I’m a seminary graduate. See? It’s right there, on that nice piece of paper hanging on the wall.
It means I’m a leader; I’m confident and I’m capable. I’m informed and I’m persuasive in conveying my (so-called) wisdom about God and life. I can preach and I can pastor; I can build a church and lead it forth.
But wait… Can I?
Because I am a seminary graduate. CS Lewis lives on my bedside table, and NT Wright is what I might call a kindred spirit. But, honestly, sometimes I don’t give a damn about my person quiet times.
I’m a seminary graduate, and I been moved to tears while translating the book of Revelation from its original Greek. But later that same week at church, I couldn’t pay attention because I was counting down to when the service would be over and I could check my fantasy football score. God knows what the pastor was saying (but Jamaal Charles had one hell of a day!).
I’m a seminary graduate and I yearn for the unity of the church. But a snide comment or subtle remark in a blog post is not beyond me. Even when it’s aimed at another Christian. Because although I am a seminary graduate, sometimes I care more about the “like” button than I do about the well-being of another’s soul. (If I’m being truly honest, then that’s most of the time.)
I’m a seminary graduate. You can sit in my office and you can tell me about your brokenness and cry and swear God could never love you. And I will tell you something about how Christ’s grace can heal whatever you’ve done or whatever’s been done to you. But when you leave, I’ll remember that I have scars and skeletons which- deep down- I’m not convinced this Jesus I like to reference can actually handle.
I’m a seminary graduate and I’ve preached a sermon on “do not store up for yourselves treasure on earth.” But last year I saved about twice as much money as I tithed. Granted, I am a seminary graduate, so that’s not saying much. But it is saying something.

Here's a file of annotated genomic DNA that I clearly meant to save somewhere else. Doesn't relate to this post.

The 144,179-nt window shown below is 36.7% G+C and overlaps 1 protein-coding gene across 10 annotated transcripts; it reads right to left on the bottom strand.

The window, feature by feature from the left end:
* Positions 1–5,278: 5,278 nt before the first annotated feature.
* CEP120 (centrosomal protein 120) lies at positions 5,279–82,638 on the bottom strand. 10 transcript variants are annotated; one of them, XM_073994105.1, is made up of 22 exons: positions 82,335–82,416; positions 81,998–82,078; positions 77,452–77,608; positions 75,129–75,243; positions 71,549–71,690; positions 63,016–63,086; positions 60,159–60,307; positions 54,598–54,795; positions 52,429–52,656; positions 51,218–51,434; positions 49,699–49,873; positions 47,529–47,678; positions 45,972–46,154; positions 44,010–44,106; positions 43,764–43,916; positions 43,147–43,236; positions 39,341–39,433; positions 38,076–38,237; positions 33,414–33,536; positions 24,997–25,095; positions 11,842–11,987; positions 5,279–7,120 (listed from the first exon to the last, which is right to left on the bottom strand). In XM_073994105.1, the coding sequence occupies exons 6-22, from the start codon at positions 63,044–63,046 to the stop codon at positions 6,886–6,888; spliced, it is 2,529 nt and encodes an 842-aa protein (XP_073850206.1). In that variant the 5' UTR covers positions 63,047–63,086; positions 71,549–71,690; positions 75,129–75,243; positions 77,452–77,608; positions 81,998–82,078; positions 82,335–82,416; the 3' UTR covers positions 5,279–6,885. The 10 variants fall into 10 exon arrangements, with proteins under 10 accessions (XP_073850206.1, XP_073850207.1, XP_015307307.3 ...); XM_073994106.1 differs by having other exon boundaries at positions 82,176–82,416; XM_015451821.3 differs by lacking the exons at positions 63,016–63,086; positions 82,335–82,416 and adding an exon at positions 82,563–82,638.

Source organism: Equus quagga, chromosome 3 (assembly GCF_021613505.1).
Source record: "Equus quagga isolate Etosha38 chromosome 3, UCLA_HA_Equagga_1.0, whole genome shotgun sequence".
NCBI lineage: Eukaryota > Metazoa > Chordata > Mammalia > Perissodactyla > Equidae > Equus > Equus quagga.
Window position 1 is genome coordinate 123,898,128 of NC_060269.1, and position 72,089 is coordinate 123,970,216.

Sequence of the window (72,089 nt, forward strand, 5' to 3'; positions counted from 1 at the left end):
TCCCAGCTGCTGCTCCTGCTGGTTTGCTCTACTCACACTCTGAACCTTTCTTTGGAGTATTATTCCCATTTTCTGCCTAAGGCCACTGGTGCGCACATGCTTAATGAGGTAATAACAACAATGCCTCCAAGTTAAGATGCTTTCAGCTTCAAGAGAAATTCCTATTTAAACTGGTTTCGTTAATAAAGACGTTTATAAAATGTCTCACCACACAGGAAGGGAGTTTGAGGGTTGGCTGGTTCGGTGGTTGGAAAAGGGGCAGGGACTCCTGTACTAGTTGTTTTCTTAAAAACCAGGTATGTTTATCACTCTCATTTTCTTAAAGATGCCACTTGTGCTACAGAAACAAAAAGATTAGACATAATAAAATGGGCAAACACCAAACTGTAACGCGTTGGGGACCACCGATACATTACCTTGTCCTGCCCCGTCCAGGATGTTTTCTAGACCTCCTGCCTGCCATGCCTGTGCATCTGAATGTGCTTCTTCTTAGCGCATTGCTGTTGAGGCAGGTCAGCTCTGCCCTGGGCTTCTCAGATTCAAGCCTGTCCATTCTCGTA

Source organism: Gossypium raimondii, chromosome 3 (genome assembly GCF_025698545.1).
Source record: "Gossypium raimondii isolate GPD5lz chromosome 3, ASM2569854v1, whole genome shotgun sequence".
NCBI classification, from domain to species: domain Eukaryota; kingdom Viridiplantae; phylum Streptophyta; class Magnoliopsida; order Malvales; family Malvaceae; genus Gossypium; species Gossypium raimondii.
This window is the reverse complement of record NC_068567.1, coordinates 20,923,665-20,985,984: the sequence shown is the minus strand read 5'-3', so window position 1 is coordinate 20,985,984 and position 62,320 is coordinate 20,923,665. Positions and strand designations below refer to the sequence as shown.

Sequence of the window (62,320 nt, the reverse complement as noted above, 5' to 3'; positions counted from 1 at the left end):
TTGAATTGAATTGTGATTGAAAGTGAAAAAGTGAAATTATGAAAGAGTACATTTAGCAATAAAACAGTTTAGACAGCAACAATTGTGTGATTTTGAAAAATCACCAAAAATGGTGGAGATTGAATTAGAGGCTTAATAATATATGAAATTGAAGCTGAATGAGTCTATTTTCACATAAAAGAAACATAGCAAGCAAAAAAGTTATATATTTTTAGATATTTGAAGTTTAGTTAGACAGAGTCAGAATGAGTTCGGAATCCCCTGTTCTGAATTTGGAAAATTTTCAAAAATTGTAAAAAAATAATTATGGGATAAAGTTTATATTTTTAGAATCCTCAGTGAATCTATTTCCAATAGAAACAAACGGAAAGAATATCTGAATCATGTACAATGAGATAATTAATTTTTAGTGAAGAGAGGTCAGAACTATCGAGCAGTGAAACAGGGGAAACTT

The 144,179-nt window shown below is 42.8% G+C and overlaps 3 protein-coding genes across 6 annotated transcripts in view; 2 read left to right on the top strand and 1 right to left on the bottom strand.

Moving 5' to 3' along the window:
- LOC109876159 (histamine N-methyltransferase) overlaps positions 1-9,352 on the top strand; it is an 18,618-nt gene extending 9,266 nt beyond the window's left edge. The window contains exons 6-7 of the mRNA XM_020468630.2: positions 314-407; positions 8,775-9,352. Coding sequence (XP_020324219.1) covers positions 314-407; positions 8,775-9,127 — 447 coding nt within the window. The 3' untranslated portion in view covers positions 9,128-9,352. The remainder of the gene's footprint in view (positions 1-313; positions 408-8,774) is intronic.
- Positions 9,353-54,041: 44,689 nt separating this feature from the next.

I am a seminary graduate. I can parse all the Greek verbs in 1 Corinthians 13. But tonight I got into a fight with my wife over- and yes, I’m serious- who should do the dishes. We made up just in time for me to start another one over taking out the trash.
I’m a seminary graduate and when I say a prayer in public my words flow eloquently; they fall like poetry off the tongue. But last night, when the hour was dark and my heart cold, I couldn’t pray. No matter how hard I tried.
I’m a seminary graduate, dedicated to living a life of moral uprightness, purity and fear of God. But I have internet filters on my computer; when I’m angry, I swear like a sailor; and- let’s be honest- sometimes I’d just rather have a drink (or two…or three…).
I’m a seminary graduate. I mentor younger Christians. I formulate discipleship plans for college students. Numerous people call me their “accountability partner.” But if I’m mad at you then I have trouble telling you to your face. I’m more liable to talk behind your back, and spiritualize by placing it between the parentheses of a “prayer request”.